Let’s dive into the book and movie that made Sean Connery give up acting and Alan Moore give Hollywood the finger.
This is one of those rare instances where I can say I didn’t like the book or the movie.
Back when I was graduating from junior to adult fiction, I went through a phase of reading all of the classic adventure novels. Everything from Tom Sawyer to Dracula. As such, I was familiar with every character Alan Moore put into his comic and none of them sat well with me. They were all slightly facile and nastier versions of the characters and stories I’d appreciated – love is far too strong a word.
When it came to the movie I was blown away by how terribly hamfisted it all was. Nothing in the movie really worked, despite there clearly being some talent involved.
For me, the worst part of the movie was Dorian Grey. I’d actually only gotten to that novel shortly before The League of Extraordinary Gentlemen movie came out so the character was fresh in my mind. To say that the character portrayed and the one from the novel were nothing alike is an understatement. Even the comic version is taking only the cliff notes version of the character.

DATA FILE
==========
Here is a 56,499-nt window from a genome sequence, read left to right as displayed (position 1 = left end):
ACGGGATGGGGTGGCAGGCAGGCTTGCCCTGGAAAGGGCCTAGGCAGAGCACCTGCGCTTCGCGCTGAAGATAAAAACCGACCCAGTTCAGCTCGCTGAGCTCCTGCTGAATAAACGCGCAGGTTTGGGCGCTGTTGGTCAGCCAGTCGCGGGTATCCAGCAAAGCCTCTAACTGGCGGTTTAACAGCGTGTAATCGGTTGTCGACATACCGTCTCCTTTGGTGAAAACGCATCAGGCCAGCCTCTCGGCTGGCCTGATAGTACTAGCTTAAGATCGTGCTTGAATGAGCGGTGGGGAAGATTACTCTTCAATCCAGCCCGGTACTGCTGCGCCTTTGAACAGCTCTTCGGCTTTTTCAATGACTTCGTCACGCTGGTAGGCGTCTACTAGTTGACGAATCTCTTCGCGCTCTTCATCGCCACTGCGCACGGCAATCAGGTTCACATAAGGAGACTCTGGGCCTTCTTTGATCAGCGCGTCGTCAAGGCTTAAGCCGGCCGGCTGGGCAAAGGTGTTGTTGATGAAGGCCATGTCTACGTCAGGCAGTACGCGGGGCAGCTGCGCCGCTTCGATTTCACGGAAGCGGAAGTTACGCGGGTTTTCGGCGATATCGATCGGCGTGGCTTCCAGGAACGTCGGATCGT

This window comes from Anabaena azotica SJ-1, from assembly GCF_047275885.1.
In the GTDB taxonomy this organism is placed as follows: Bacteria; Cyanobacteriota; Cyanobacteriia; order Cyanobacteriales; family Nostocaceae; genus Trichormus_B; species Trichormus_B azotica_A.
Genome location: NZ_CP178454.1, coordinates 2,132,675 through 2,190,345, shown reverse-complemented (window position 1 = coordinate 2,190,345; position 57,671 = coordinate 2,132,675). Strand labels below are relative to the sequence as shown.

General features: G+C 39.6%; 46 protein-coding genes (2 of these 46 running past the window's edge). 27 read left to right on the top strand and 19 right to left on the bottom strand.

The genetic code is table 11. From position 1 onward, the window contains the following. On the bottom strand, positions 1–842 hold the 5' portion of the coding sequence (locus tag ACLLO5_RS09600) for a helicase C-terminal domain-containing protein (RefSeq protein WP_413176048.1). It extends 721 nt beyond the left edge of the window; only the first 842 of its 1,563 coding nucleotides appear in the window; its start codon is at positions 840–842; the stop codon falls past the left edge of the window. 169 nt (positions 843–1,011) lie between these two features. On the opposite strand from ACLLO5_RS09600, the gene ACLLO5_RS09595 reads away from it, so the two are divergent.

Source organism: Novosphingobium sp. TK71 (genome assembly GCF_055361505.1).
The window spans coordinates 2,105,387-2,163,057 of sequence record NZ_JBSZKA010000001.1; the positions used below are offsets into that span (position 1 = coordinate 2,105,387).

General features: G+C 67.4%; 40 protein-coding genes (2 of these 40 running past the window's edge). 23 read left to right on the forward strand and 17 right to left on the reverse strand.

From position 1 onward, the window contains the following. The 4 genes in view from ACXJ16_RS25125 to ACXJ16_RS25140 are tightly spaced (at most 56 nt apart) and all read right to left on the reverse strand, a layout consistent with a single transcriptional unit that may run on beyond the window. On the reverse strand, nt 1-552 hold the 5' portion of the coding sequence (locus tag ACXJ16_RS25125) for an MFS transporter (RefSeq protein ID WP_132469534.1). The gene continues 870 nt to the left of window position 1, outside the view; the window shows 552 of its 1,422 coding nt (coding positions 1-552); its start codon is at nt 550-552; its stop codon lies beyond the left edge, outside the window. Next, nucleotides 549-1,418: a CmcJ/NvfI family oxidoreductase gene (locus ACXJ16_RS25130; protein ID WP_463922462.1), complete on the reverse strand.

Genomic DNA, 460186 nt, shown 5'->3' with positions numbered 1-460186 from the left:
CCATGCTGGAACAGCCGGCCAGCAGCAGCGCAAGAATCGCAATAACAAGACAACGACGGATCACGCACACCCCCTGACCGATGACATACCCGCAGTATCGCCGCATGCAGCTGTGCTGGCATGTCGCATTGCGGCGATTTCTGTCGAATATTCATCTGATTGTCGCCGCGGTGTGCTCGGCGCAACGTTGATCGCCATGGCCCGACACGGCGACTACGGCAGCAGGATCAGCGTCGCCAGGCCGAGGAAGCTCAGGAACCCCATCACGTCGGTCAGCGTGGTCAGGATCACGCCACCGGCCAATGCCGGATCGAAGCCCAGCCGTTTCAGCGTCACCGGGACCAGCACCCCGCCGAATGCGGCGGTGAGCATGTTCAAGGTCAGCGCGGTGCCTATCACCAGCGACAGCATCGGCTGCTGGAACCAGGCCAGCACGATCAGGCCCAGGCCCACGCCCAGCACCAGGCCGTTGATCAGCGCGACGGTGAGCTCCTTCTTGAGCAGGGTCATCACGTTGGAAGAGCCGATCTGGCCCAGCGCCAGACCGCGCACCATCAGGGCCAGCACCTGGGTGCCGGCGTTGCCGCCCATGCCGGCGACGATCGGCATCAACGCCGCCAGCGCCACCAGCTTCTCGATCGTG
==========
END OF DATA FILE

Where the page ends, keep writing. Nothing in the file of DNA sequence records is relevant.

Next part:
It makes you wonder why either book or movie versions decided to use these public domain characters rather than make their own?
Oh look, Moore has commented on that, saying:
“The planet of the imagination is as old as we are. It has been humanity’s constant companion with all of its fictional locations, like Mount Olympus and the gods, and since we first came down from the trees, basically. It seems very important, otherwise, we wouldn’t have it.“
“…it could be said that the theme of using popular fictional characters to comment on cultural and political mores has been carried over to “The Black Dossier” and the next volume of “The League of Extraordinary Gentlemen.” Source.
Or in other words, he thought it would be a cool narrative technique that might attract some readers. Not sure what the movie makers were thinking other than “franchise, franchise, franchise” while dancing in a conga line.